Ms. Diouf says she was also driven by a sense of the injustice women that faced in traditional Senegalese society.
“I grew up watching my mother carry 30 or 40 kilos of fish,” she said, a backbreaking 65 to 90 pounds. “It always hurt me that women’s labor wasn’t recognized,” she added. “For years, I saw women working hard processing the fish caught by their sons or husbands, selling it at the market, and they didn’t profit from it.”
To remedy that, Ms. Diouf established a center to train women to fish, to handle their catch in better sanitary conditions and to treat fish stocks as an important resource rather than something to be plundered.
Around the same time, she also created the Women’s Collective for the Fight Against Illegal Immigration to persuade young men to resist the dangerous temptation to take to the high seas and instead make a life at home.
Not surprisingly, she is constantly on the move. When she is not busy at the training center, she is pushing women to start small enterprises, finding funds for micro credits or wrestling with government officials to bolster the struggling economy of Thiaroye-sur-Mer.
On a Wednesday morning in January, a few women set up a small table in front of the training center to sell fish, juice and breakfast items to the arriving students and the fishermen and women when they return from the sea, one of many such micro-businesses she has encouraged.
That morning, Ms. Diouf didn’t have much time for pleasantries or small talk. Hastily grabbing a plate from the women, she rushed into the training center, which stands across the bay from the island of Gorée, a point of departure for millions of Africans after they were sold into slavery.
Inside, the walls of Ms. Diouf’s office are decorated with photos of her in a pirogue and wearing an orange life jacket. She was scheduled to meet that day with a Fishing Ministry representative to complete the paperwork for a donation of equipment to improve sanitary measures in fish processing.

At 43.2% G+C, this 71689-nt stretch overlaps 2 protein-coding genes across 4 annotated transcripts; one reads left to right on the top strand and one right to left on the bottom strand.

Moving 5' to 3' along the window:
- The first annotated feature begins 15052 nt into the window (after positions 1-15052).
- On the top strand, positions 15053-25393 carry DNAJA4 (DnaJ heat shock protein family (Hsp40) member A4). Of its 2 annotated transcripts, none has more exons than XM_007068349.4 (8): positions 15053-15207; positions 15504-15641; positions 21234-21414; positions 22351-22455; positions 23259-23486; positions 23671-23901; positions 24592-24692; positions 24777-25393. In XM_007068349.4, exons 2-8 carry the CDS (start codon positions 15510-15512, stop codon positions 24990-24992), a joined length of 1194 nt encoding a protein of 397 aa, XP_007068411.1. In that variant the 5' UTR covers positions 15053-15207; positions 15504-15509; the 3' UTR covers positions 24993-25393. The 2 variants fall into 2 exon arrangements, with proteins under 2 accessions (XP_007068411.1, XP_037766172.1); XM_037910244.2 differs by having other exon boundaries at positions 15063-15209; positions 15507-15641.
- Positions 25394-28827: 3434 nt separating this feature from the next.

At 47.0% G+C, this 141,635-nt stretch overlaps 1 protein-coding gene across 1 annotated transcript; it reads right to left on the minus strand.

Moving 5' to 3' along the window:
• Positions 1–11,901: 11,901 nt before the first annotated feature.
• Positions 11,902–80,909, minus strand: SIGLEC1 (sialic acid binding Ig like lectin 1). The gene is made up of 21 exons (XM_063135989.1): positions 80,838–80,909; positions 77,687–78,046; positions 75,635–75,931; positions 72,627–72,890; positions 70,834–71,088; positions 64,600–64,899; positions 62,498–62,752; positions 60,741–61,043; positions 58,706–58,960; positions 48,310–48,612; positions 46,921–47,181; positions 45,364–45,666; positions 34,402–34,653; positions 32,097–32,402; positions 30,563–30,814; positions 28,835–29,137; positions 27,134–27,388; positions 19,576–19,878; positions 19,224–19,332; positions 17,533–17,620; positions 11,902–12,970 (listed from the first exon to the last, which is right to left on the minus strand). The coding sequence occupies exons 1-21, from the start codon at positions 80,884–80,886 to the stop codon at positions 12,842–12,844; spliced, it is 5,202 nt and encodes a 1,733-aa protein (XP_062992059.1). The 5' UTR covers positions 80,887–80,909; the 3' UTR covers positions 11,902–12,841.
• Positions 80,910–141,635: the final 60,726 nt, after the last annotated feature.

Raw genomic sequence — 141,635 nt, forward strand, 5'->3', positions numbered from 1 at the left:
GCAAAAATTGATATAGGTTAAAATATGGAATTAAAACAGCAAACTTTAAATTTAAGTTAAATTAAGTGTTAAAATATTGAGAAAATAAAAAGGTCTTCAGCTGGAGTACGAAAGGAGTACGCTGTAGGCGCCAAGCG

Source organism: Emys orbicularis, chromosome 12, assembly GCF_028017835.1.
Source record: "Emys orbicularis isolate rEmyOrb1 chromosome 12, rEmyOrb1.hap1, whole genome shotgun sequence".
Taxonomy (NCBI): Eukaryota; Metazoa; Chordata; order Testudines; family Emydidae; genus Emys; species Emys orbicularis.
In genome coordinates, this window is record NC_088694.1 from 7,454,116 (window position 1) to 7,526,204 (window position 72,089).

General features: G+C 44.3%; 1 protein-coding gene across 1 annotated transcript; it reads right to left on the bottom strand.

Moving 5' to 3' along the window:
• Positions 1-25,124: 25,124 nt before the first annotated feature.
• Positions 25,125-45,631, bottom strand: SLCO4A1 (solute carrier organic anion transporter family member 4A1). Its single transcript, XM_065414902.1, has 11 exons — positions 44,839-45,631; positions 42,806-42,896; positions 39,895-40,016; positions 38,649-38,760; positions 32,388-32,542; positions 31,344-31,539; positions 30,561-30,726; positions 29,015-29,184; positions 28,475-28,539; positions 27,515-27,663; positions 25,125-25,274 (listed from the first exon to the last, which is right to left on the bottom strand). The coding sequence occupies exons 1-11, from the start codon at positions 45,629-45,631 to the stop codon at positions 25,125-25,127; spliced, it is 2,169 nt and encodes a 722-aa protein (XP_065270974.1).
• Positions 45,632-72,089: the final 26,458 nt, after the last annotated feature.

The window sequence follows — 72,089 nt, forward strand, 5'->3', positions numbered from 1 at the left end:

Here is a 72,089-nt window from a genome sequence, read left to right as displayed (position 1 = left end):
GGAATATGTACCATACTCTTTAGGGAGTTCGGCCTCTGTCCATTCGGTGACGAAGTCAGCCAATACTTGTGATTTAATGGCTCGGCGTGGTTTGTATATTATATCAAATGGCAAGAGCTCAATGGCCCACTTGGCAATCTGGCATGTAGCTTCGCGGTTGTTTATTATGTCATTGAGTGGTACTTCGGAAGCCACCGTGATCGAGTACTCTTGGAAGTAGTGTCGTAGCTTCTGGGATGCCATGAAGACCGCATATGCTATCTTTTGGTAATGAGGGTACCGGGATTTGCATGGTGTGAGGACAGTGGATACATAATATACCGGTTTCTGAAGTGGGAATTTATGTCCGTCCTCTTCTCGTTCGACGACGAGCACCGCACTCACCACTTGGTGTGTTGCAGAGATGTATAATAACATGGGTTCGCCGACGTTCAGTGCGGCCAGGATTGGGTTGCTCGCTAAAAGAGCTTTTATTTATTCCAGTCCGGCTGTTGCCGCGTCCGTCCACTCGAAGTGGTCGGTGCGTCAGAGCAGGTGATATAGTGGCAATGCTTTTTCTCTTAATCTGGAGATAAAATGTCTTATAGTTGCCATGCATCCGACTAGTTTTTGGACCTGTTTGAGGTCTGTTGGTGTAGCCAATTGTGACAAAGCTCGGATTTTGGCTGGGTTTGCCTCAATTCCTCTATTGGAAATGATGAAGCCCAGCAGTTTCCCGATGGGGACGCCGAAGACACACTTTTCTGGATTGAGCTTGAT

She then changed into her work clothes, went back outside to collect fish that had been cooking on the grill and set about preparing a meal for journalists at a local television station.
Ms. Diouf was born into a fishing family in Thiaroye-sur-Mer. As was typical then, her father did the fishing and her mother helped with the processing. In this polygamous culture, she says she isn’t sure how many siblings she has, maybe 15.
She lives alone while her husband, a government worker she married when she was 17, lives with his stay-at-home second wife. Ms. Diouf says she’s happy with the arrangement.
“I realized that in order to be autonomous I needed to buy my own roof,” she said. “I don’t want to depend on my husband or on anyone.” She rents out rooms to families, and neighborhood children regularly pop into her living room to watch educational videos on her computer.
One afternoon after work, she accompanied a young fisherman to Dakar to seek financing for his project to restore traditional and sustainable fishing in the face of industrial fishing enterprises that badly deplete fish stocks.
Ms. Diouf also has another calling beyond her community work.
Standing on the beach, she says she recalls her last conversation with her son, when she urged him not to do something so foolish as to gamble with his life as a migrant. Now, she often walks the garbage-strewn beach to speak to other young men, to persuade them never to attempt the perilous crossing to the Canaries.
“I tell them that no matter the hardships, never get on the pirogues,” she said. “I tell them, ‘Do you want what happened to me to happen to your mother?’ I have convinced some to stay that way.”
This article was first published by the New York Times.